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The Reproduction of the Upper Octaves of Music

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  • The Reproduction of the Upper Octaves of Music

    I was listening to the system tonight with the Kaguras--whom every time I listen to them--continue to impress me and redefine the term "naturalness." A naturalness that unlike many other SE ended tubes amplifiers that have passed through my system, doesn't result from a rolling off of the upper octaves and a midrange emphasis. The proverbial one thing led to another and that got me to thinking about upper octave reproduction. Yes, the highs are there with the Kaguras but they don't call attention to themselves. But the upper octaves are certainly there when they need to be. That got me to thinking about two recent quotes from Alon Wolf that appeared in my Magico S7 preview.

    Alon strongly believes in tweeter performance and the driver's effect upon the speaker's overall sound. He observed that, "some audiophiles want speakers to excite them." In Alon's estimation, "that's the last thing they [speakers] should be doing. The excitement should come from the disc itself."
    "We are used to," Alon mused, "what tweeter artifacts have to do to produce high frequencies."
    Yes it was of those a-ha moments that had been staring me in the face for the longest time but hadn't put 1+1 together. But it ties in with the loss of the midrange and trying to compensate with accentuating the highs. No, it's not losing the mids because we are trying to get a wider frequency; it's just just being aware that the mids need to be improved. But more than that, as Alon pointed out, what we call detail is just anything but that. It's all artificial and leads to that mechanical quality in our reproduced music. That quality that always keeps us at arm's length from the music.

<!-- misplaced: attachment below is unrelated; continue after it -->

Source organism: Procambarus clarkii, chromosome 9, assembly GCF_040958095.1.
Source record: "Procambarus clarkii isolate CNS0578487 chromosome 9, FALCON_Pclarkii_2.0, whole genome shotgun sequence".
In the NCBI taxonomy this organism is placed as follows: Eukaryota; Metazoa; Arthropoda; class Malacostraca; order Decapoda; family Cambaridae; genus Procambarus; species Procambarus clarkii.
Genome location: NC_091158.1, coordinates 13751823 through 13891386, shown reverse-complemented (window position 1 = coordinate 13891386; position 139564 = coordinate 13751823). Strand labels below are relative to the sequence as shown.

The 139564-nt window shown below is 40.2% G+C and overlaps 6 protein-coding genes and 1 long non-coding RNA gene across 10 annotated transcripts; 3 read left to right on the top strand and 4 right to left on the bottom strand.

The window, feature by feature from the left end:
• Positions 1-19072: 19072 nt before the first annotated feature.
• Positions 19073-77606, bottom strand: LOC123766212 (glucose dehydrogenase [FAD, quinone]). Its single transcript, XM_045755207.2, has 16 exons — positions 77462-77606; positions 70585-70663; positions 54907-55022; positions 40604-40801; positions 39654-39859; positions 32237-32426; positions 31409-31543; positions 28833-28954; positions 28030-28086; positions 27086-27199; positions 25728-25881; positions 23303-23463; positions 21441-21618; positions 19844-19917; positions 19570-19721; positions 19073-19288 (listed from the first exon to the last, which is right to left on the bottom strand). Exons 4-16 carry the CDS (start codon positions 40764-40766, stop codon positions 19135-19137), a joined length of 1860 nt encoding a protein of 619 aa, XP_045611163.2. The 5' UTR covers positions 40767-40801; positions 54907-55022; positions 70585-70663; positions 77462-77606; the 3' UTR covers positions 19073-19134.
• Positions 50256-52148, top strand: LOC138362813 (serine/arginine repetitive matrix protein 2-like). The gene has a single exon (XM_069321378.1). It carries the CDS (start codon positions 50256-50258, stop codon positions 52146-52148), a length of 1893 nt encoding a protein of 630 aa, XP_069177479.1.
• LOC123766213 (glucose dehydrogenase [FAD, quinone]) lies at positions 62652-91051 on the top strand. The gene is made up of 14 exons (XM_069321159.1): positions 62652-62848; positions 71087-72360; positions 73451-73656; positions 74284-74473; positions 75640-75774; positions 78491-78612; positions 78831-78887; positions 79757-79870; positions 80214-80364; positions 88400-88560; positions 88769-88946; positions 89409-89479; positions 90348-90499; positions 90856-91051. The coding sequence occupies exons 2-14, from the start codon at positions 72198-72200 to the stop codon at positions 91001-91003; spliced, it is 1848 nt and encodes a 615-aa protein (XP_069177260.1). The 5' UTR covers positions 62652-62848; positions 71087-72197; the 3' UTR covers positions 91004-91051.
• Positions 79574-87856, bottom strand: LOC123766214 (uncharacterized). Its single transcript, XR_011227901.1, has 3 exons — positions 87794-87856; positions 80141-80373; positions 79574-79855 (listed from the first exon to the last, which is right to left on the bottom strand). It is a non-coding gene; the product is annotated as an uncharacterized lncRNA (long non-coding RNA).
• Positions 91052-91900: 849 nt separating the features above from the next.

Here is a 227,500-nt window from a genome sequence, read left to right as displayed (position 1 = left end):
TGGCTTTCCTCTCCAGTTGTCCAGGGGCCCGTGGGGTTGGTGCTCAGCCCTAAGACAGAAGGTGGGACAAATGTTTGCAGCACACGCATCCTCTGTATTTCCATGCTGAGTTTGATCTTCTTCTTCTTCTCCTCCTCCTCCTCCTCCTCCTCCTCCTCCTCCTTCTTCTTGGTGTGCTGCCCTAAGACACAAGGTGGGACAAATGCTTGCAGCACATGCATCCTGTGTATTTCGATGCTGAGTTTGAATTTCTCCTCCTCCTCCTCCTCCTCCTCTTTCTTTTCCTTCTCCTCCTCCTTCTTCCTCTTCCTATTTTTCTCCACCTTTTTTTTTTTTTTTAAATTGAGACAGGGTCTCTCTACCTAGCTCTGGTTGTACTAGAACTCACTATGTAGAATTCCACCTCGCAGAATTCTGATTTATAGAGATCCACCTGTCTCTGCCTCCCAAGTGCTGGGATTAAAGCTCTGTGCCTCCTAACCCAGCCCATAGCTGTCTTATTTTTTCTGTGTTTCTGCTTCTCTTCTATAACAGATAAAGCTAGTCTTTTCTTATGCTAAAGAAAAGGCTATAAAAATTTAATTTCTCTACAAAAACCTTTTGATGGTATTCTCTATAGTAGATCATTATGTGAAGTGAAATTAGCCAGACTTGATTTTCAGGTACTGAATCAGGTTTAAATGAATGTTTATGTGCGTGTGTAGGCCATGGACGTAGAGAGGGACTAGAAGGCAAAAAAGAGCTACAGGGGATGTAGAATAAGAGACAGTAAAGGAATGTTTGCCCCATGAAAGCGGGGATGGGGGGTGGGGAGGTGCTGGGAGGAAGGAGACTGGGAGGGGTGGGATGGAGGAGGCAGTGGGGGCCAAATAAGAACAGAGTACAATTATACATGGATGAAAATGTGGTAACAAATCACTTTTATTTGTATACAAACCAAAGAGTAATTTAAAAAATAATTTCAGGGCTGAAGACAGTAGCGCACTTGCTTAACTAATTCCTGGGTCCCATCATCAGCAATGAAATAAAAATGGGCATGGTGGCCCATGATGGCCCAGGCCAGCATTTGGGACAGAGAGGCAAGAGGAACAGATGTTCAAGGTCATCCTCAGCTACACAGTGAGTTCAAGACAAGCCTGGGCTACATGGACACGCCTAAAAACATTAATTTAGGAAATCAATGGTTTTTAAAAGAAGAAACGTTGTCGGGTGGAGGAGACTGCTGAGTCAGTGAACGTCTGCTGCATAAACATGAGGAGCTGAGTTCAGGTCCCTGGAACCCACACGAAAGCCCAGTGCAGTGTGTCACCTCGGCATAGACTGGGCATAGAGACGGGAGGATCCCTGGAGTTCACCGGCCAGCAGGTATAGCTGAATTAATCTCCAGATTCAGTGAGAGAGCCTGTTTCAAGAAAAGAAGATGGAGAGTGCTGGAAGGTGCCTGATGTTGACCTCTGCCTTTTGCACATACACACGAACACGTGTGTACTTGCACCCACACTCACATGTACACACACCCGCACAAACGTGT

It also interesting to hypothesize what our systems might sound like without this artificial detail. Would we need cables to tune [not in the way of say MIT or Transparent here] the sound of our systems? Those with analog based front-ends might also find that they are still setting their VTA/SRA to compensate, no matter what the scope shows, to compensate for these artifacts. Would even digital front-ends benefit from that lack of artificial edge?

    Myles B. Astor, PhD, Administrator
    Senior Editor, Positive-Feedback.com
    ________________________________________

    -Magico S5 Mk.2 speakers with SPod feet
    -Goldmund Telos 280 stereo amp
    -Goldmund Mimesis 37S Nextgen preamplifier
    -Doshi V3.0 phonostage
    -VPI Vanquish direct-drive turntable
    -VPI 12-inch 3D Fat Boy dual pivot tonearm, VPI 12-inch 3D Fat Boy gimballed and SAT LM-12 arm
    -Lyra Atlas SL Lambda, Fuuga, vdh Colibri Master Signature, MutechHayabusa, MOFI Master Tracker, Sumiko Songbird cartridges
    -Technics RS1506 with Flux Magnetic heads, Doshi V3.0 tape stage (balanced)
    -Assorted cables including Transparent XL Gen. 5, Skogrand, Viero, Kubala-Sosna, Audience Au24SX, Genesis Advanced Technologies and Ensemble Power Cords
    -Accessories including Stillpoint Aperture panels, Cathedral Sound panels, Furutech NCF Nano AC receptacles; Silver Circle Tchaik 6 PLC, Symposium ISIS and SRA Craz racks, Audiodharma Cable Cooker, Symposium Ultra and assorted SRA platforms.

  • #2
    Myles - Good post. Good point. The growing trend in exaggerated highs, an extra dB or two under the power curve is exactly what I find annoying in long term listening. Aside from that, boosted highs cause the midrange to sound thinner and more recessed, even though in isolation or with a more balanced system the mids likely might be decent. Or not.

    A good speaker should not add to nor subtract from.